As we continue to advise teams and gather data concerning the war in Ukraine and security incidents elsewhere, something is becoming very clear. The global system on which people almost everywhere depend for daily necessities is more interdependent and far more fragile than most of us realize.
As time permits, we hope to conduct more comprehensive research into the global impact that the war in Ukraine and the resulting sanctions against Russia will have on this fragile system. For now, suffice it to say that the impact is likely to be severe for a number of regions in the 3-6 month time-frame, and significant for the United States and other western nations soon thereafter.
Due to a number of political and economic factors, it’s likely that prices for food and fuel will dramatically increase in the near term. This may impact the Middle East and Central Asia particularly hard. We anticipate this will have security implications as citizens protest rising prices, demand relief, and as those in these areas with the means to do so begin to hoard food and other essential resources. In turn, this may result in political chaos and conflict.
We anticipate that instability in these and other regions will cause governments in Europe and the United States to prioritize internal needs to even a greater degree than normal. This may add to instability elsewhere, and in turn cause citizens of more developed nations to panic buy food, fuel, and other essentials, thus creating shortages and increasing prices further.
We share this view not to cause panic, but to prevent it. There is still time in most regions, especially in the West, for people to calmly and thoughtfully prepare for the challenges that may be ahead. Even as we see prices rise, it needs to be understood that what seems expensive today may look very inexpensive six months from now in comparison, if it is available at all.
Again, we do not in any way suggest that anyone begin to panic or to purchase essentials beyond their means. We simply suggest that individuals and families consider stocking up on essentials as they have the means to do so. This would include food, water, medications, and other essentials. It would, of course, be ideal if families could have enough essentials on hand to last for six months or more, yet anything set aside would be better than nothing.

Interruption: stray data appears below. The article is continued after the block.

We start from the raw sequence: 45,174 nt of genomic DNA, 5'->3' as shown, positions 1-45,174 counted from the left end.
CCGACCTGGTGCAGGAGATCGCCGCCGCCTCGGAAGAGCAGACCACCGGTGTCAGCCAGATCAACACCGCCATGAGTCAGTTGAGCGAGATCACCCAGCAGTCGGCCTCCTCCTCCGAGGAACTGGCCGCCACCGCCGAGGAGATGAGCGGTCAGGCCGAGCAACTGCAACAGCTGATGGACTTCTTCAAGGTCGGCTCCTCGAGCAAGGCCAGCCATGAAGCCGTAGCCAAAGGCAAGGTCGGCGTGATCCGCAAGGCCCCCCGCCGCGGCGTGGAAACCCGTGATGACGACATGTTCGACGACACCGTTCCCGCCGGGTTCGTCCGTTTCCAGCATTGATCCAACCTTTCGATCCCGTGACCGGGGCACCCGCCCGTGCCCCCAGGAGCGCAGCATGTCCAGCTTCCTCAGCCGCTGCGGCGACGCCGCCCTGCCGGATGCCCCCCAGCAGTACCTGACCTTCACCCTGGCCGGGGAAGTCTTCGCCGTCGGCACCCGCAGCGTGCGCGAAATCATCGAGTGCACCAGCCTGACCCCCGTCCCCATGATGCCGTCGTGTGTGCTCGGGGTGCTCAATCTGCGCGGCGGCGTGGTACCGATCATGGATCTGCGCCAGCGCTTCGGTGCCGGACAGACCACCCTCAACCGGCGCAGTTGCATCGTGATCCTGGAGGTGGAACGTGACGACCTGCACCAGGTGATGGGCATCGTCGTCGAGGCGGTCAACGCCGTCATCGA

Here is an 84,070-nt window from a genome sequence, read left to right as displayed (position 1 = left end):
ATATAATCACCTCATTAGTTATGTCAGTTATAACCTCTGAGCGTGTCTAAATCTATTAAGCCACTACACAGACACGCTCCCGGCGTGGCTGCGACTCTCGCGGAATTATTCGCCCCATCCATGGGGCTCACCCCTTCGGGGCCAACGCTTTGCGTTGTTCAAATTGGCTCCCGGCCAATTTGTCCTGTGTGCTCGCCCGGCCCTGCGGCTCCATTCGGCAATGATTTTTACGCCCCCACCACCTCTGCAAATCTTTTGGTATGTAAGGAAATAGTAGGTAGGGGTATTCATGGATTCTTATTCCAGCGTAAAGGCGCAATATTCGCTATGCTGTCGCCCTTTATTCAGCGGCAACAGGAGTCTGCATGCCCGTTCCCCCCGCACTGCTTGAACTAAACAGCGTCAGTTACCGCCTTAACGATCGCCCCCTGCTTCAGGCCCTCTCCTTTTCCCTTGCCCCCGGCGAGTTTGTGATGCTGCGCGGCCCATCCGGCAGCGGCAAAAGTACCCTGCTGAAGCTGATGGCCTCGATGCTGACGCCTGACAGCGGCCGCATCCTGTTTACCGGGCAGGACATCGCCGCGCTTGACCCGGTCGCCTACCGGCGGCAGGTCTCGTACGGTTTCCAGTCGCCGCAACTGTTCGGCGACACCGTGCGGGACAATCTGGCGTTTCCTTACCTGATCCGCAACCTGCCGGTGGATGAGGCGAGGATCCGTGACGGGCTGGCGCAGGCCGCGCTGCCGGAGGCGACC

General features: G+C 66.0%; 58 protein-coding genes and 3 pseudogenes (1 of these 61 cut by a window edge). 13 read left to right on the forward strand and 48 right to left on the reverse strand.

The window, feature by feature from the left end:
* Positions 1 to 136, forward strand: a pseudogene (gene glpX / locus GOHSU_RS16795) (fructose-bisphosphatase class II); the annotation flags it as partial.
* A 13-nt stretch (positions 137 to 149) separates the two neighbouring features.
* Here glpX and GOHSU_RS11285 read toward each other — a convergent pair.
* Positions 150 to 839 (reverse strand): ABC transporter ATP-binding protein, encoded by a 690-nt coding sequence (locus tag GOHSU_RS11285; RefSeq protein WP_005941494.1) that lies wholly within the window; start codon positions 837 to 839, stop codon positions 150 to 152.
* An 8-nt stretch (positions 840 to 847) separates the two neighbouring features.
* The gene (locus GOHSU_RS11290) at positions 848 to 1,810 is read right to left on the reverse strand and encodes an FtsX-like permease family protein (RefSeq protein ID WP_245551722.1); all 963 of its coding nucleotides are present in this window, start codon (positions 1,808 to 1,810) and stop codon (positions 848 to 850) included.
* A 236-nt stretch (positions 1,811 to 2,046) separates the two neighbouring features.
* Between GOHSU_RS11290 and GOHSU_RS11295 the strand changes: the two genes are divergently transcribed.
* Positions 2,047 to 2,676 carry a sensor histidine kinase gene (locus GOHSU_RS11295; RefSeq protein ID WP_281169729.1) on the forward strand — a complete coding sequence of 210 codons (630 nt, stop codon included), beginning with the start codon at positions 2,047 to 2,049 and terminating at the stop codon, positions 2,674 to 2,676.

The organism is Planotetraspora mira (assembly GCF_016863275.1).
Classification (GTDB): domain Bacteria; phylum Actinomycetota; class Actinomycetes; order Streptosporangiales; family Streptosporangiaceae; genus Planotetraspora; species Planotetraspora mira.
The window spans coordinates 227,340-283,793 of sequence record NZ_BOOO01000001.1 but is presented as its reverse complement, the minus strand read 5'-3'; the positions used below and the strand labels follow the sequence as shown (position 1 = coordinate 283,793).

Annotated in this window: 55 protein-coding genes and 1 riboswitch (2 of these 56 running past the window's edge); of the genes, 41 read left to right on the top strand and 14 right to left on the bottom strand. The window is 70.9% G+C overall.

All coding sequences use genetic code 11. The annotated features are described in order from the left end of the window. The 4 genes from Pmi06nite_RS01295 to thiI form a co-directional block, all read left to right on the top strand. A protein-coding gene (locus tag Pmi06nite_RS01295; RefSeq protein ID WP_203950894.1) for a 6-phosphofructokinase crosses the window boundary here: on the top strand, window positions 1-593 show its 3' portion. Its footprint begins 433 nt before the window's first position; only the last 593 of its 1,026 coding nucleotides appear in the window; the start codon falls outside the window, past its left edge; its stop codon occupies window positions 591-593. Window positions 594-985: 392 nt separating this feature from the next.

Aside from the pure essentials, if the means are available to do so it might be wise to invest in a generator. Some sources have suggested that periodic power outages may take place at some point due to a variety of factors. If you do purchase a portable generator, you will need enough 12/3 gauge extension cords to reach the items that you want to power. Note that generators should only be operated outdoor or in an open/very-well-ventilated garage or porch. Be sure to read and understand the safety instructions of any such product that you may purchase.
As we noted last week, our time for writing is very limited due to our efforts to gather data and advise teams concerning the war in Ukraine and security issues and incidents elsewhere. For some background insight into the variables that may impact food prices and availability soon, we recommend that you watch the short video titled, “Russia Ukraine is Causing a Global Food Crisis” on the TLDR News YouTube channel. We have no history or affiliation with this source, and thus we cannot recommend them for other videos, yet we found that the video noted above agrees with much of what we are learning.
We want to reiterate that there is no need for panic. Instead, this is a time when families should discuss the current global situation, and calmly make informed decisions about how they can best be prepared for any challenges that may occur. To learn more about being prepared, please see topic 01.02.05 (Residence Survival) of the Panoplia.org Soft Skills and Tactics (SST) online training Course.